I can’t remember how I grew into this body of a woman.
I felt I could never do it justice, that I would never be ready to take
Everything on, everything that dripped down onto me, all the guilt
And shame and stigmata, from skin to skin, alienated, rejuvenated.
Why did nobody cure it or set it afire, these inherited foul patterns?
Why was the matter of inhabiting those identities a tongue-tied contract?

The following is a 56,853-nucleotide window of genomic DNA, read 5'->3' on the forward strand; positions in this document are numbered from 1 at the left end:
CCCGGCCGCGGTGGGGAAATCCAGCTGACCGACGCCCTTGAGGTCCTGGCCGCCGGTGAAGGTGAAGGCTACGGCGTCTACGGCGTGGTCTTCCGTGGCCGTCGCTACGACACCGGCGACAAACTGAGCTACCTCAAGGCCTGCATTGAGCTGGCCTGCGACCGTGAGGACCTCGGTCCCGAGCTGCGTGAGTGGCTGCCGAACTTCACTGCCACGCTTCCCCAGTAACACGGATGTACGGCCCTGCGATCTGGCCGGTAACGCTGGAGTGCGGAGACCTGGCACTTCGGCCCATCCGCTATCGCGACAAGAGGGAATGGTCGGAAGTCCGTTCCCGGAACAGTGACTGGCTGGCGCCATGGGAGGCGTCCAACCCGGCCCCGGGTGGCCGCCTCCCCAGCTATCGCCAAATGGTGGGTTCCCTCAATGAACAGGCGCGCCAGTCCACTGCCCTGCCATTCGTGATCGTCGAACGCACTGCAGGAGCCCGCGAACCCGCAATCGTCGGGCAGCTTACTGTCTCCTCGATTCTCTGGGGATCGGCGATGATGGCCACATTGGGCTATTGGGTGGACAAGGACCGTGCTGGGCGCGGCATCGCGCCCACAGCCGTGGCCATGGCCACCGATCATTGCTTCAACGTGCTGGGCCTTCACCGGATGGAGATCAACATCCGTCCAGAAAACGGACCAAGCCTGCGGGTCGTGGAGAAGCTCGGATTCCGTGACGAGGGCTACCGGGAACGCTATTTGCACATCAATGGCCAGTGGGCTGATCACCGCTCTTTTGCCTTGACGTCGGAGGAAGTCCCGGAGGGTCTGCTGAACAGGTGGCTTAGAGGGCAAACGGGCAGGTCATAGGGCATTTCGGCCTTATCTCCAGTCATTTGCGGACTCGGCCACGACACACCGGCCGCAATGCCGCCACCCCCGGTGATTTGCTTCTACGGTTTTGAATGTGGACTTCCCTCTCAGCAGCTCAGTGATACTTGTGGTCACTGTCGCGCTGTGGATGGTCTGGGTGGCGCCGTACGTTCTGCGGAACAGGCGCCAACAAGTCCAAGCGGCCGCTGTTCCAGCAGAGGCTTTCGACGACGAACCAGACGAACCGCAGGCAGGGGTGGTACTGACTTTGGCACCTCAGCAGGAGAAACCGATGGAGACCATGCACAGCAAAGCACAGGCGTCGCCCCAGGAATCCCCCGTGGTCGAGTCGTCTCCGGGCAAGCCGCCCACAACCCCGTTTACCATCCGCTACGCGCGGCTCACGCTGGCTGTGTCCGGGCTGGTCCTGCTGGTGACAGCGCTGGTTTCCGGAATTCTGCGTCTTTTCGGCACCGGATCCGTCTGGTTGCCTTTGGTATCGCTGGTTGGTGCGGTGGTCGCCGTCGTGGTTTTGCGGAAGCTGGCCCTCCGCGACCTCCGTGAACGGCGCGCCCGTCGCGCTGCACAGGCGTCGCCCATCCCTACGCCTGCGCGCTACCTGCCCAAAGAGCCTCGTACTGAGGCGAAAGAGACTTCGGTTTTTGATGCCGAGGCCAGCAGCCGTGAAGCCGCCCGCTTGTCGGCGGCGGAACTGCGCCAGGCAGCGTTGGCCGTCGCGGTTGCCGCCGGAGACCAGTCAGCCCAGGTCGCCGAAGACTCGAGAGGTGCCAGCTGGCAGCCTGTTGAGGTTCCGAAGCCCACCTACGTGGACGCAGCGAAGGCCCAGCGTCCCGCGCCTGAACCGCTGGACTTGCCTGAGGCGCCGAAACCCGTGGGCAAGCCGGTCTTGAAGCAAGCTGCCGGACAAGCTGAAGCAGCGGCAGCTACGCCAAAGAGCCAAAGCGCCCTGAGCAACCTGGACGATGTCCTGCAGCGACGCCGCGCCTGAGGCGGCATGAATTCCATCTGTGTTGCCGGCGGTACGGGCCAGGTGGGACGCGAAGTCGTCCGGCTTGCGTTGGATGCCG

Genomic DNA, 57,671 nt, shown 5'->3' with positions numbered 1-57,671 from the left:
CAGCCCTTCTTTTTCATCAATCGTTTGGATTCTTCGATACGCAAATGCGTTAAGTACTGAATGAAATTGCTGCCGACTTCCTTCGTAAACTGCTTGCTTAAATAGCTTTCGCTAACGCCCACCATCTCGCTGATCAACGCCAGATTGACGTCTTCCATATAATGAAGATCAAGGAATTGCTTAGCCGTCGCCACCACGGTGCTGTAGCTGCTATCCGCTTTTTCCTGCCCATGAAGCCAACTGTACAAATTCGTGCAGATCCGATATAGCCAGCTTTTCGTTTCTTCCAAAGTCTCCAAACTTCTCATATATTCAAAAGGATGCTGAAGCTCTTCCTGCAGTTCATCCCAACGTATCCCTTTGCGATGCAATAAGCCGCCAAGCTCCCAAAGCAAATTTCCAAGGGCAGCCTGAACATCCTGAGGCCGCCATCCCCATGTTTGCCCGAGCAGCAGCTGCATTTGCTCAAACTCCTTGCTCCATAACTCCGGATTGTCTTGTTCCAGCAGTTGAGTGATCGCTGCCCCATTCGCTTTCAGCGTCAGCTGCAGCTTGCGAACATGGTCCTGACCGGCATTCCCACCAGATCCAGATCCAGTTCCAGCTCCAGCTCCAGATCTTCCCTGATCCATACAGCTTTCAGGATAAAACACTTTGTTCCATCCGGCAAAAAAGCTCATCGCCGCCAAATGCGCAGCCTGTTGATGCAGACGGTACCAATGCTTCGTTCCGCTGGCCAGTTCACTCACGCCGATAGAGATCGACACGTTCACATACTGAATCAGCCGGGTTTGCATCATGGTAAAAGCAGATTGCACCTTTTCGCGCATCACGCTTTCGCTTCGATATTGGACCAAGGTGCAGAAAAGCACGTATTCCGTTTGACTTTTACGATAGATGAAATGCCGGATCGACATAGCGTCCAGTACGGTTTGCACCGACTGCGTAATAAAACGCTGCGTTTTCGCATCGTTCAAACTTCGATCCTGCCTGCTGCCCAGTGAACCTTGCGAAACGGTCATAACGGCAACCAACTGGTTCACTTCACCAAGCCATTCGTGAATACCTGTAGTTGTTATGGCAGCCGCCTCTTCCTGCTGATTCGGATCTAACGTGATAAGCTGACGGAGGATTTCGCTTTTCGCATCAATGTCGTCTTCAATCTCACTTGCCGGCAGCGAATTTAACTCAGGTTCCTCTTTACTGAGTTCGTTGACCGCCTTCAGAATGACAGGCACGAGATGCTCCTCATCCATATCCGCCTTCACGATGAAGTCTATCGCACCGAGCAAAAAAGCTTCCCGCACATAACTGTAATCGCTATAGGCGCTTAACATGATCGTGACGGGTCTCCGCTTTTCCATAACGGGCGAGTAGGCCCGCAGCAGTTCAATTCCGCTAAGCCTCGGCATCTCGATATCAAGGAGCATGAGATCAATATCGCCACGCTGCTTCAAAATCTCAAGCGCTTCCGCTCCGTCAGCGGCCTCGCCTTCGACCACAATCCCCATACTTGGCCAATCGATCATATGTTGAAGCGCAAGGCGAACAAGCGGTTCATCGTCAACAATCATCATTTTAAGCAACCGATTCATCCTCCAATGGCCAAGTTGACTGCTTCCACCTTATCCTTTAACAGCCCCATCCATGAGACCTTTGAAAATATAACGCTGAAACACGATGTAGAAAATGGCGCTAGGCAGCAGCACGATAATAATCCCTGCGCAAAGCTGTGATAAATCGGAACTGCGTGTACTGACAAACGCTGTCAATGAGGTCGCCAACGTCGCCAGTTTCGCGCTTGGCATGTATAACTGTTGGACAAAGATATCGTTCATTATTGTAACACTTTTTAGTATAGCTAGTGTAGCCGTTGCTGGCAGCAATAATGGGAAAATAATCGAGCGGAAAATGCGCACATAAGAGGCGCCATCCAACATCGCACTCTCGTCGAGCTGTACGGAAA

I was born with my own expression in my face and my mouth.
I went to school to verbalise my own thoughts and desires.
Then I slowly entered this body and everything seemed super-imposed
And predetermined, fake and man-made, constricted, kept in check.
We were incompatible, I lost track of my own identity, artifice made me collapse.
And I recognised the same agony I rejected in my mother’s womb.
“Young Woman in Hat” by József Rippl-Rónai (1861-1927)